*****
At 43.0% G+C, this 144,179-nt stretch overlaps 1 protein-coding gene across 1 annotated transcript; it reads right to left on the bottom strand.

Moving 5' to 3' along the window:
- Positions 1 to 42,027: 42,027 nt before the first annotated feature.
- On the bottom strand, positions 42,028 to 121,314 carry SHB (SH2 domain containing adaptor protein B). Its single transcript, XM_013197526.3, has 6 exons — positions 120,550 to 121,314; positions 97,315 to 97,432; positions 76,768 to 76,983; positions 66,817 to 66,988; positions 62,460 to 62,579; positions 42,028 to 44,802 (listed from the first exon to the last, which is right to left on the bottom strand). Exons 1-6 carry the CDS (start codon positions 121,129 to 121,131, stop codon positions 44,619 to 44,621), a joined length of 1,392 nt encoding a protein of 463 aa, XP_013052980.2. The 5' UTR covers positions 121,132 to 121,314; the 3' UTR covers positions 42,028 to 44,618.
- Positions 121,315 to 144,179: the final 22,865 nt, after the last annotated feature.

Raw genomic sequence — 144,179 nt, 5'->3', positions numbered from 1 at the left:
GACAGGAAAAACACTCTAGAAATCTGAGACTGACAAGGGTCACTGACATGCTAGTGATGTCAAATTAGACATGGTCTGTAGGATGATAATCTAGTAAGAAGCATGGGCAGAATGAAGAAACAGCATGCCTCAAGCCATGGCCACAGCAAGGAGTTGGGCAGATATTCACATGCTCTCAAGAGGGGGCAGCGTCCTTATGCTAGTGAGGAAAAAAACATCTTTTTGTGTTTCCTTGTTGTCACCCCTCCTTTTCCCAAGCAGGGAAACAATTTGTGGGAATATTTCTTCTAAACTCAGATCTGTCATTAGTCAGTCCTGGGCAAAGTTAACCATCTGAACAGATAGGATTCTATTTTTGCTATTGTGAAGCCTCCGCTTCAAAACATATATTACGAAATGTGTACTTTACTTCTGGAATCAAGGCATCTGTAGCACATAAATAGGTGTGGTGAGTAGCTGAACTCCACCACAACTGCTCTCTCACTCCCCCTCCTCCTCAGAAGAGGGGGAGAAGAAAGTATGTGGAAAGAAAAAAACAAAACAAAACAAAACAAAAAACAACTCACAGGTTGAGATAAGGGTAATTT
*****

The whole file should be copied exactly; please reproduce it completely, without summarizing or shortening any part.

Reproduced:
At 43.0% G+C, this 144,179-nt stretch overlaps 1 protein-coding gene across 1 annotated transcript; it reads right to left on the bottom strand.

Moving 5' to 3' along the window:
- Positions 1 to 42,027: 42,027 nt before the first annotated feature.
- On the bottom strand, positions 42,028 to 121,314 carry SHB (SH2 domain containing adaptor protein B). Its single transcript, XM_013197526.3, has 6 exons — positions 120,550 to 121,314; positions 97,315 to 97,432; positions 76,768 to 76,983; positions 66,817 to 66,988; positions 62,460 to 62,579; positions 42,028 to 44,802 (listed from the first exon to the last, which is right to left on the bottom strand). Exons 1-6 carry the CDS (start codon positions 121,129 to 121,131, stop codon positions 44,619 to 44,621), a joined length of 1,392 nt encoding a protein of 463 aa, XP_013052980.2. The 5' UTR covers positions 121,132 to 121,314; the 3' UTR covers positions 42,028 to 44,618.
- Positions 121,315 to 144,179: the final 22,865 nt, after the last annotated feature.

Raw genomic sequence — 144,179 nt, 5'->3', positions numbered from 1 at the left:
GACAGGAAAAACACTCTAGAAATCTGAGACTGACAAGGGTCACTGACATGCTAGTGATGTCAAATTAGACATGGTCTGTAGGATGATAATCTAGTAAGAAGCATGGGCAGAATGAAGAAACAGCATGCCTCAAGCCATGGCCACAGCAAGGAGTTGGGCAGATATTCACATGCTCTCAAGAGGGGGCAGCGTCCTTATGCTAGTGAGGAAAAAAACATCTTTTTGTGTTTCCTTGTTGTCACCCCTCCTTTTCCCAAGCAGGGAAACAATTTGTGGGAATATTTCTTCTAAACTCAGATCTGTCATTAGTCAGTCCTGGGCAAAGTTAACCATCTGAACAGATAGGATTCTATTTTTGCTATTGTGAAGCCTCCGCTTCAAAACATATATTACGAAATGTGTACTTTACTTCTGGAATCAAGGCATCTGTAGCACATAAATAGGTGTGGTGAGTAGCTGAACTCCACCACAACTGCTCTCTCACTCCCCCTCCTCCTCAGAAGAGGGGGAGAAGAAAGTATGTGGAAAGAAAAAAACAAAACAAAACAAAACAAAAAACAACTCACAGGTTGAGATAAGGGTAATTT